Unforgiving motivations following infidelity: Should we make peace with our past?
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SourceJournal of Social and Clinical Psychology, 28, 10, (2009), pp. 1298-1325
Article / Letter to editor
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SW OZ BSI SCP
Journal of Social and Clinical Psychology
SubjectBehaviour Change and Well-being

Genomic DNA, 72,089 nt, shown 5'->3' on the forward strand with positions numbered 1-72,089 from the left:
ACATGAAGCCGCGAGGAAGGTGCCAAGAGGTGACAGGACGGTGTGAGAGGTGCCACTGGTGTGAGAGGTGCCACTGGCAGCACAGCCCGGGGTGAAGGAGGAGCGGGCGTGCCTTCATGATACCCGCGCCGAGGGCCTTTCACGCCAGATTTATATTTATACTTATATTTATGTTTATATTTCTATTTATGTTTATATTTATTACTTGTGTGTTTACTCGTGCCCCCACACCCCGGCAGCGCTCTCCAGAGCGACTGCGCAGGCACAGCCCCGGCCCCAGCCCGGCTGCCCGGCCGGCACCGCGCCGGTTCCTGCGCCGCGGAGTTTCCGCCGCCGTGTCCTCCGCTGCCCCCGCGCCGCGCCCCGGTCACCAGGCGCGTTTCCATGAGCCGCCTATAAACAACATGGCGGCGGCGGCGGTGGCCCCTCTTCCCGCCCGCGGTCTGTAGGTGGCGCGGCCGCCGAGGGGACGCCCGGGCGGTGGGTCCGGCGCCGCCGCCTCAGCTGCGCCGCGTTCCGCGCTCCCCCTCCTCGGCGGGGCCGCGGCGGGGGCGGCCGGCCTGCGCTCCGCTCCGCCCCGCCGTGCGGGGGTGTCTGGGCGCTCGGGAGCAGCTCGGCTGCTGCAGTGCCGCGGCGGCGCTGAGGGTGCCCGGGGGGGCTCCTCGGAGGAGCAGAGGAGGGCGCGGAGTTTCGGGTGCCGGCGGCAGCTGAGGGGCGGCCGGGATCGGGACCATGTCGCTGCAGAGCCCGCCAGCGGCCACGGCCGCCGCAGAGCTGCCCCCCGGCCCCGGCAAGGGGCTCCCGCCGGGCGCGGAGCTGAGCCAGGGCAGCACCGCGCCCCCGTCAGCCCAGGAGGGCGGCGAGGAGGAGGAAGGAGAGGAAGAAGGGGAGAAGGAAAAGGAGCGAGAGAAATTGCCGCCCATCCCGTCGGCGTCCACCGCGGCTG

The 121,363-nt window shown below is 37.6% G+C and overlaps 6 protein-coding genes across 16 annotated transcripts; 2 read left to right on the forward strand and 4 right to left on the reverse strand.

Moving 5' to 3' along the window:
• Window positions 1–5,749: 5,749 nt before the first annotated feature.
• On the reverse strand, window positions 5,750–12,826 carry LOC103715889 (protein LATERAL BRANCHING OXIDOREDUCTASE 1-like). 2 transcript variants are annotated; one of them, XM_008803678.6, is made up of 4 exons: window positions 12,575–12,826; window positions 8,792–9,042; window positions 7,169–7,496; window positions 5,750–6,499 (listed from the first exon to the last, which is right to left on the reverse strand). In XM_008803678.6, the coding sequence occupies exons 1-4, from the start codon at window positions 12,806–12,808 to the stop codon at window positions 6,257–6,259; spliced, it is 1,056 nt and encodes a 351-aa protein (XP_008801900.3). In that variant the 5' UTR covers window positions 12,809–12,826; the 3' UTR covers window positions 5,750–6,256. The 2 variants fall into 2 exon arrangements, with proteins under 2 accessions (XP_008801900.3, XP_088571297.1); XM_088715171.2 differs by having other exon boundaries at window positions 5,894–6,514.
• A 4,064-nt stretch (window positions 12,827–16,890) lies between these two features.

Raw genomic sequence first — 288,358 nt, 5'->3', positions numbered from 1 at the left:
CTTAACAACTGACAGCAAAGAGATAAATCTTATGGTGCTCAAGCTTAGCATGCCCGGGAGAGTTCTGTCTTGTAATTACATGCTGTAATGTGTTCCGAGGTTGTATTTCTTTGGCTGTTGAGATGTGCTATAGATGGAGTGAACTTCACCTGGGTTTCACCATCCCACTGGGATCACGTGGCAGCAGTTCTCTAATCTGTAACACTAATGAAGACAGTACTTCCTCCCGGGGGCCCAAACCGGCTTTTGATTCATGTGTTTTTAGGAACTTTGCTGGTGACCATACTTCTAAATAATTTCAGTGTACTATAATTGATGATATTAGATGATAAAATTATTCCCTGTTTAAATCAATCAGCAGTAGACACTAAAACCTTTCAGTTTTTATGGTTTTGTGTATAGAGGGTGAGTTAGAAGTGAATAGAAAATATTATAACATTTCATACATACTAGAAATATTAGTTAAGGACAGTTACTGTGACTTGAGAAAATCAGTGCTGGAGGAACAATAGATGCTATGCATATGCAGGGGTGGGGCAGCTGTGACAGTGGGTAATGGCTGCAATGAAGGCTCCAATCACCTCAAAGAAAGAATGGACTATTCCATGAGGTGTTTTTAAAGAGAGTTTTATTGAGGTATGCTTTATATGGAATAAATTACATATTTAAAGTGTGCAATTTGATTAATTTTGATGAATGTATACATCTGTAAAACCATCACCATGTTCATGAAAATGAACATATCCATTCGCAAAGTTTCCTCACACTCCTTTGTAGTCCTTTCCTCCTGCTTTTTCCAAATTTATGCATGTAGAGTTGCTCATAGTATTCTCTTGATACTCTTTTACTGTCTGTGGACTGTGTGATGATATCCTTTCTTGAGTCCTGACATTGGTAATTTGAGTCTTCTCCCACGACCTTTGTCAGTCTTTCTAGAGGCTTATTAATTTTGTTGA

This research addresses the question of whether and when unforgiving motivations (i.e., revenge and avoidance) following infidelity are associated with positive and negative affect. We predicted that unforgiving motivations following infidelity are associated with less positive affect and more negative affect, but only when one is highly committed to the unfaithful partner. We tested this hypothesis in three internet samples of dating, cohabiting, and married couples who had experienced infidelity by their (ex-)partner, Study I showed that unforgiving motivations are associated with more negative affect and less positive affect, but that these associations are more pronounced among highly committed partners. Study 2 showed that unforgiving motivations are associated with more negative affect when the infidelity was committed by the current partner, but not when the infidelity was committed by an ex-partner. Study 3 supported our general prediction for positive and negative affect and further showed that high levels of unforgiving motivation regarding the current partner was associated with more negative affect and less positive affect than levels of affect in a no-infidelity comparison group.
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